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October is Bullying Prevention Month

By Rennay Marshall, Director of Communications at Family & Children’s Place

October is anti-bullying month, and it is important to recognize bullying can happen in many different  ways to the children we care about. According to, “Bullying is unwanted, aggressive  behavior among school aged children that involves a real or perceived power imbalance.” For children  growing up in today’s age of technology, cyberbullying is more prevalent than ever.  

Through school-based services at Family & Children’s Place, students at three local schools learn the  impact of bullying, why it is important to never engage with it, and most importantly, how to stand up  for themselves and their peers if they witness or suspect it. School-based services are offered at  Engelhard Elementary and Meyzeek Middle schools in Louisville and Hazelwood Middle School in New  Albany and offers family-centered help designed to improve academic success and strengthen families  while building character, social competency, and bolstering relationships between the student, family  and school.

Through community partnerships, students in our school-based services programs are introduced to  new experiences and opportunities where everyone is a beginner. With everyone on a level playing  field, students work together, learn from each other, and build connections and community. One of the  main principles in the school-based services program is respect. Students learn to respect themselves  and each other and by doing so, develop crucial communication and conflict resolution skills which  greatly reduce the threat of bullying. By understanding what bullying is, gaining the ability to  communicate effectively, engaging in creative and enjoyable new activities, and practicing how to treat  themselves and others, students are prepared to not only avoid bullying, but stand up to it when it  occurs.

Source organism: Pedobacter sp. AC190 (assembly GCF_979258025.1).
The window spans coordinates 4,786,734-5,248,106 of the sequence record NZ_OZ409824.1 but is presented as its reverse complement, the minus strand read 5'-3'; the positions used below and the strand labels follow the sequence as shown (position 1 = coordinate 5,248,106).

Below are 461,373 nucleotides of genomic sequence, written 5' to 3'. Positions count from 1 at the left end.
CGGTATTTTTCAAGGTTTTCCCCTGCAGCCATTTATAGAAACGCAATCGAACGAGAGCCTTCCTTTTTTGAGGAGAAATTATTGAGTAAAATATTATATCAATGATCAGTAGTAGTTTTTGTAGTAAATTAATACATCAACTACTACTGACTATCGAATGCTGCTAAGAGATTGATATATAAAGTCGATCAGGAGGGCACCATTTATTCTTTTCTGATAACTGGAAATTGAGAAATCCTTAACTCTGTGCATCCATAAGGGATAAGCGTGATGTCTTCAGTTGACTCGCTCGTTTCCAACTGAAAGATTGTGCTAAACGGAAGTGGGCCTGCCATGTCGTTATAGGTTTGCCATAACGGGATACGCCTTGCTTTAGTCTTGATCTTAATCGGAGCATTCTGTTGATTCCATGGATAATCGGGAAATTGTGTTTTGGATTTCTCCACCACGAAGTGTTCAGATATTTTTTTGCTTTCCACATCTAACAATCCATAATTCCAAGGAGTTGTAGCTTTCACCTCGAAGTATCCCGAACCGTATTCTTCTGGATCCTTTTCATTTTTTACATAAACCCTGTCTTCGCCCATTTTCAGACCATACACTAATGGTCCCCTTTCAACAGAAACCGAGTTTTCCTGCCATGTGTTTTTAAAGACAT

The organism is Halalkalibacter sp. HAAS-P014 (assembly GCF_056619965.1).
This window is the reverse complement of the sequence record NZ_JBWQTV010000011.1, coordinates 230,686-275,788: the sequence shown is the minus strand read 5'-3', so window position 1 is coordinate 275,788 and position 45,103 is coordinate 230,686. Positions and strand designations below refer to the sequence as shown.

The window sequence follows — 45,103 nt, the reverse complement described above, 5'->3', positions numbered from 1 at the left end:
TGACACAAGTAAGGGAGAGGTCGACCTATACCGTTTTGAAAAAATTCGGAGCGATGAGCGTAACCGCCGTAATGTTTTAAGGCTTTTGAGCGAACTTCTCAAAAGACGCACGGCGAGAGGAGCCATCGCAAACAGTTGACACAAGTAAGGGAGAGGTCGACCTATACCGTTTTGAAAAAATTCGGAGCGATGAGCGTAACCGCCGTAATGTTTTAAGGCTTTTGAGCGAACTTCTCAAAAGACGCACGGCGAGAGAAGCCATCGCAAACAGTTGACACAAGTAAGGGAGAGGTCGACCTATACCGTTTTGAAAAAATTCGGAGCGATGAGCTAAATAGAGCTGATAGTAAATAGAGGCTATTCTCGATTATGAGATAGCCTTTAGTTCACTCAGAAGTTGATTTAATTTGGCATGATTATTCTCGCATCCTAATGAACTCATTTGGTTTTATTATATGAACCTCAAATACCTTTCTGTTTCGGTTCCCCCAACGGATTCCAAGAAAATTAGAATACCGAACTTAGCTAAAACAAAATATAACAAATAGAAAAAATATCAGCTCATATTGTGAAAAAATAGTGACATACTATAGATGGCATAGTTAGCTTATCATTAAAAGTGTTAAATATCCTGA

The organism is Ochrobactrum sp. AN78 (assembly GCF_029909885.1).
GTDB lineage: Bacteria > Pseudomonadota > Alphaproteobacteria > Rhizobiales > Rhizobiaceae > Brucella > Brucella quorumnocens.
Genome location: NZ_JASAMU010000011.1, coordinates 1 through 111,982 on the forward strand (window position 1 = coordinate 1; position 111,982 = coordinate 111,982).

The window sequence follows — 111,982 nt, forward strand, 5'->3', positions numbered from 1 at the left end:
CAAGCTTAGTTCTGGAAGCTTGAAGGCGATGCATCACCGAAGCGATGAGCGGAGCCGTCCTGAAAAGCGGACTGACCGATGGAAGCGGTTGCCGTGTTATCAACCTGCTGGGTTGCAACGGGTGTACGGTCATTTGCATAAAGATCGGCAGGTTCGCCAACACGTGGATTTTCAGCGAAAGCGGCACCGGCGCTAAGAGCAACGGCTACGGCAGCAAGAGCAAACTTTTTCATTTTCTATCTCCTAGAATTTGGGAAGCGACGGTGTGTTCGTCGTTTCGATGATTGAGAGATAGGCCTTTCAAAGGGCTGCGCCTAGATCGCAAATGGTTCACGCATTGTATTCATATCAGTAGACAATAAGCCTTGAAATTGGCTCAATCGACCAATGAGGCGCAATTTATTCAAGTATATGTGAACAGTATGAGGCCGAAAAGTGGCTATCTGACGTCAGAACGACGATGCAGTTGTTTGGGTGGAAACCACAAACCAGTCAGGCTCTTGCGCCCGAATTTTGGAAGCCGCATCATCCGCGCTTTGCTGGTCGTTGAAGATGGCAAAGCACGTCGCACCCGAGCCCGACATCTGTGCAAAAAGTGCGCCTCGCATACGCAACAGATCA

Unfortunately, bullying and being bullied can present in ways that are easily overlooked by adults.  Children are known for losing items, not wanting to go to school, or asking for snacks after they get  home. But these small gestures could tell a larger story. For a child who is being bullied, their items and  food could be stolen and fear of facing the other child leads to not enjoying school. As an adult, make  sure you’re asking questions to understand what’s going on with the children in your lives.  

For more resources to learn more about bullying and its impact, visit Click here to watch a video of a recent art exhibition for the student artists in our program. To learn more about  Family & Children’s Place and the school-based services team, please visit our website today!


Rennay Marshall is the Director of Communications at Family & Children’s Place and enjoys working with children, families, and the incredible program staff at FCP who dedicate their lives to the community.